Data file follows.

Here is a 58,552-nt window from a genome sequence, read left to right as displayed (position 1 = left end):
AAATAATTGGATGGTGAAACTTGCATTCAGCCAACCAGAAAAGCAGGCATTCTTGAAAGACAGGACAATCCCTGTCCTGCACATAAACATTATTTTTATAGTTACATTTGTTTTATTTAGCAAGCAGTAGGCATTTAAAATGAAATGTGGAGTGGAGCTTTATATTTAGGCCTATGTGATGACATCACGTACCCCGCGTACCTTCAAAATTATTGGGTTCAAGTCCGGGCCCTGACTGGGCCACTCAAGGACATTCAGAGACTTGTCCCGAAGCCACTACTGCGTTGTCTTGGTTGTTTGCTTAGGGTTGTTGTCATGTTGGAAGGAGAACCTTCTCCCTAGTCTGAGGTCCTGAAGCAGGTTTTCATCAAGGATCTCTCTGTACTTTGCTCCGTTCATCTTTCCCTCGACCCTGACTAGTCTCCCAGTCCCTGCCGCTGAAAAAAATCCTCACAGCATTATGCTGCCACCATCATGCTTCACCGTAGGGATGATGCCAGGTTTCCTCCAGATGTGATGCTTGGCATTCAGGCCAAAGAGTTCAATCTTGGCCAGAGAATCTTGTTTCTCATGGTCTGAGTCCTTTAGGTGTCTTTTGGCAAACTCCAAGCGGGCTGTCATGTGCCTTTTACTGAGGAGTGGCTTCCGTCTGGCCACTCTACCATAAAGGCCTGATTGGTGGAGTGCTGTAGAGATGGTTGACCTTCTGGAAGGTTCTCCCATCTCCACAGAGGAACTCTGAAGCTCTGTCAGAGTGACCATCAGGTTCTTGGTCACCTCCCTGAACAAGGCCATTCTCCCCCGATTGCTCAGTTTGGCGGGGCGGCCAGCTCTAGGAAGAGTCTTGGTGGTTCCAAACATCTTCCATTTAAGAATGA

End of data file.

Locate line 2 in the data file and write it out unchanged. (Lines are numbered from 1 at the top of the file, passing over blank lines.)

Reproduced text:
AAATAATTGGATGGTGAAACTTGCATTCAGCCAACCAGAAAAGCAGGCATTCTTGAAAGACAGGACAATCCCTGTCCTGCACATAAACATTATTTTTATAGTTACATTTGTTTTATTTAGCAAGCAGTAGGCATTTAAAATGAAATGTGGAGTGGAGCTTTATATTTAGGCCTATGTGATGACATCACGTACCCCGCGTACCTTCAAAATTATTGGGTTCAAGTCCGGGCCCTGACTGGGCCACTCAAGGACATTCAGAGACTTGTCCCGAAGCCACTACTGCGTTGTCTTGGTTGTTTGCTTAGGGTTGTTGTCATGTTGGAAGGAGAACCTTCTCCCTAGTCTGAGGTCCTGAAGCAGGTTTTCATCAAGGATCTCTCTGTACTTTGCTCCGTTCATCTTTCCCTCGACCCTGACTAGTCTCCCAGTCCCTGCCGCTGAAAAAAATCCTCACAGCATTATGCTGCCACCATCATGCTTCACCGTAGGGATGATGCCAGGTTTCCTCCAGATGTGATGCTTGGCATTCAGGCCAAAGAGTTCAATCTTGGCCAGAGAATCTTGTTTCTCATGGTCTGAGTCCTTTAGGTGTCTTTTGGCAAACTCCAAGCGGGCTGTCATGTGCCTTTTACTGAGGAGTGGCTTCCGTCTGGCCACTCTACCATAAAGGCCTGATTGGTGGAGTGCTGTAGAGATGGTTGACCTTCTGGAAGGTTCTCCCATCTCCACAGAGGAACTCTGAAGCTCTGTCAGAGTGACCATCAGGTTCTTGGTCACCTCCCTGAACAAGGCCATTCTCCCCCGATTGCTCAGTTTGGCGGGGCGGCCAGCTCTAGGAAGAGTCTTGGTGGTTCCAAACATCTTCCATTTAAGAATGA